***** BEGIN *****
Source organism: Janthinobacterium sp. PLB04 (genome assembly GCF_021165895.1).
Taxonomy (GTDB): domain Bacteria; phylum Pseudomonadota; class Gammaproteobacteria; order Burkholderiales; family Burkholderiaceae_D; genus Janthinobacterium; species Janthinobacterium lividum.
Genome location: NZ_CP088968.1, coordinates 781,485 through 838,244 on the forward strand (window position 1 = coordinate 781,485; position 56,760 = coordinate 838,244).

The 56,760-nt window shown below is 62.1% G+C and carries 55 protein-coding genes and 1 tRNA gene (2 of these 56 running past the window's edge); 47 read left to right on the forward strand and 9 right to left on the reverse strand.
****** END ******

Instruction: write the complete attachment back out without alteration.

Source organism: Janthinobacterium sp. PLB04 (genome assembly GCF_021165895.1).
Taxonomy (GTDB): domain Bacteria; phylum Pseudomonadota; class Gammaproteobacteria; order Burkholderiales; family Burkholderiaceae_D; genus Janthinobacterium; species Janthinobacterium lividum.
Genome location: NZ_CP088968.1, coordinates 781,485 through 838,244 on the forward strand (window position 1 = coordinate 781,485; position 56,760 = coordinate 838,244).

The 56,760-nt window shown below is 62.1% G+C and carries 55 protein-coding genes and 1 tRNA gene (2 of these 56 running past the window's edge); 47 read left to right on the forward strand and 9 right to left on the reverse strand.